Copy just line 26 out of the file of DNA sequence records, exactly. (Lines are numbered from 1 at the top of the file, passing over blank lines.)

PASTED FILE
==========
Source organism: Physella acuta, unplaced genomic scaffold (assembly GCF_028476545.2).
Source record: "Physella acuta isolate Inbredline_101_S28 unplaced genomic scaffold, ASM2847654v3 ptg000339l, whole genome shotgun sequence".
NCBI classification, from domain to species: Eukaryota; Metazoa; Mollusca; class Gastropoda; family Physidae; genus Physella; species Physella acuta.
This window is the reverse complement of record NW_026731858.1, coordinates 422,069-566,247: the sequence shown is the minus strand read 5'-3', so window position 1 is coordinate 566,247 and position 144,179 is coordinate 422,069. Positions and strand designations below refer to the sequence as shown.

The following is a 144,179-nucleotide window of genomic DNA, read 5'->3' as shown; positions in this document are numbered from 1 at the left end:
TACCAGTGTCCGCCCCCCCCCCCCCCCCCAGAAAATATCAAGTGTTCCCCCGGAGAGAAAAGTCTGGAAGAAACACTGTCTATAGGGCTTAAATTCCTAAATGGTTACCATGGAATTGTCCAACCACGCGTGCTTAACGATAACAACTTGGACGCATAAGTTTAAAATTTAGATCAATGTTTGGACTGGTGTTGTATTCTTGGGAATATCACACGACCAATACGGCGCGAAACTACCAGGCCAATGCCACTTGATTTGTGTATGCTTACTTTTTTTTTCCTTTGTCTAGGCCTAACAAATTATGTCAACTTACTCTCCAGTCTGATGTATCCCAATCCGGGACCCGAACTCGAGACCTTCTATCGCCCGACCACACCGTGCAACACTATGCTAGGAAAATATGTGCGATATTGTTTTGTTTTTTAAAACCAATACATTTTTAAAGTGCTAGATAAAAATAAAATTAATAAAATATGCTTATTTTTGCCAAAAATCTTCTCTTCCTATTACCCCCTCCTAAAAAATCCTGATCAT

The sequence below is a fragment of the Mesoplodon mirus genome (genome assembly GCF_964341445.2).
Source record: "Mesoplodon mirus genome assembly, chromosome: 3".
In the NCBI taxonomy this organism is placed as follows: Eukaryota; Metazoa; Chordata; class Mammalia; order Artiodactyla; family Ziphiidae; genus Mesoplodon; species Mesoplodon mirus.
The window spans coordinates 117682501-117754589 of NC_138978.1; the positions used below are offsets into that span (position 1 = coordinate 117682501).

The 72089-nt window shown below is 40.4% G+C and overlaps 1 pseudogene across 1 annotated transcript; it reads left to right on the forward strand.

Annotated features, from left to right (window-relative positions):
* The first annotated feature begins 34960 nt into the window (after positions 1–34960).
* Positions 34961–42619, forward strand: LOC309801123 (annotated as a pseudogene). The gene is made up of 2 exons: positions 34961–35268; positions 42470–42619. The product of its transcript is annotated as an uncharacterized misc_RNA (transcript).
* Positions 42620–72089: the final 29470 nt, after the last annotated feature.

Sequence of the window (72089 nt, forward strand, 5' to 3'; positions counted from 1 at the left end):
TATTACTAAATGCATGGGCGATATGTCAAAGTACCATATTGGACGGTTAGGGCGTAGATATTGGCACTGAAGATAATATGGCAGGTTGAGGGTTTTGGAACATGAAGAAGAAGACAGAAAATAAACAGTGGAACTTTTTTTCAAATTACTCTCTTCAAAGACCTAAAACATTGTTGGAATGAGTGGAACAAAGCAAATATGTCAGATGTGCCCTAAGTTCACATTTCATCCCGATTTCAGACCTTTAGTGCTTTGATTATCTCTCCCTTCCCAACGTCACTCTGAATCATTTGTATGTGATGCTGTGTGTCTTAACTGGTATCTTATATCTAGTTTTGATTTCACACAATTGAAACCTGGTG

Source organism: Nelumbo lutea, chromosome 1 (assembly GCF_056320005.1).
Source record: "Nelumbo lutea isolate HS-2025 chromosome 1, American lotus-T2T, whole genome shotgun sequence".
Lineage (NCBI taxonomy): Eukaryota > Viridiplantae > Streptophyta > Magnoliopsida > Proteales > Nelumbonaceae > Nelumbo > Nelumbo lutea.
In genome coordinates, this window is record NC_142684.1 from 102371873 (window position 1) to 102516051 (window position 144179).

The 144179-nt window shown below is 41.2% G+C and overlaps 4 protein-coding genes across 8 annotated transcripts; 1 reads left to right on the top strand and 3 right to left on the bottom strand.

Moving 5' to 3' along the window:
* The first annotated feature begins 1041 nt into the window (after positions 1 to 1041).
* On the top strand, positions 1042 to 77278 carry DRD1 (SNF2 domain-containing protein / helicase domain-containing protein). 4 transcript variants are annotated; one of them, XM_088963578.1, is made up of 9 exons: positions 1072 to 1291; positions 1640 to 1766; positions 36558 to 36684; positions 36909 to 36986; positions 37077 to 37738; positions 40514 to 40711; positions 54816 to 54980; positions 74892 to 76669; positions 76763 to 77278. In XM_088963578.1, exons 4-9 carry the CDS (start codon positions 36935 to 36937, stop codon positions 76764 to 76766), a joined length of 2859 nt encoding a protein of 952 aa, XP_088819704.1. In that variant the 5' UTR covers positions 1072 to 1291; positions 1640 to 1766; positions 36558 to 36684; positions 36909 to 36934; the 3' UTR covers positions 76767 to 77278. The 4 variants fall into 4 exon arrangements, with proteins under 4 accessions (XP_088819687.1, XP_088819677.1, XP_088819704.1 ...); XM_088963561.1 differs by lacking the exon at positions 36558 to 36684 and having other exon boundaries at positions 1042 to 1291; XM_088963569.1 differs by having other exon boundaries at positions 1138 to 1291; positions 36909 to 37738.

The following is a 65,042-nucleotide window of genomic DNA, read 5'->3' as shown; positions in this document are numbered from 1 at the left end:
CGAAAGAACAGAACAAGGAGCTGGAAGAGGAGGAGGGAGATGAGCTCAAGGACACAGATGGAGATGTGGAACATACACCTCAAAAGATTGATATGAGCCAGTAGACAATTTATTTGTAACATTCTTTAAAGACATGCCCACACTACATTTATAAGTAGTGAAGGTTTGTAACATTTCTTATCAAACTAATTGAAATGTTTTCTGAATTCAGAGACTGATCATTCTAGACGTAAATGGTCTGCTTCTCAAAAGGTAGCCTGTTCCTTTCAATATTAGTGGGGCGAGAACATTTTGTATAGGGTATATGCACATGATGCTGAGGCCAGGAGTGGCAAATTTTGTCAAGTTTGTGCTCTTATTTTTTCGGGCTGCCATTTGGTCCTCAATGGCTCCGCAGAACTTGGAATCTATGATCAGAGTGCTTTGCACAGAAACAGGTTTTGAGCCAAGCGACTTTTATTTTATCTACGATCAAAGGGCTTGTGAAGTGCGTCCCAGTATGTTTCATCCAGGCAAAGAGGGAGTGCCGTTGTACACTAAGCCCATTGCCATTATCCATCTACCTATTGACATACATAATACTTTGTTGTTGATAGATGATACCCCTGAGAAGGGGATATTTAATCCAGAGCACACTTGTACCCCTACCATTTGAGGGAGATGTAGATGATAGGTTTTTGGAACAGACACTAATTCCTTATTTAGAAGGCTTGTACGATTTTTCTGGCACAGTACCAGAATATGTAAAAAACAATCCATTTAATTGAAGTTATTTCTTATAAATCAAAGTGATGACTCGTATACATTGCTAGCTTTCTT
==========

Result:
The following is a 65,042-nucleotide window of genomic DNA, read 5'->3' as shown; positions in this document are numbered from 1 at the left end: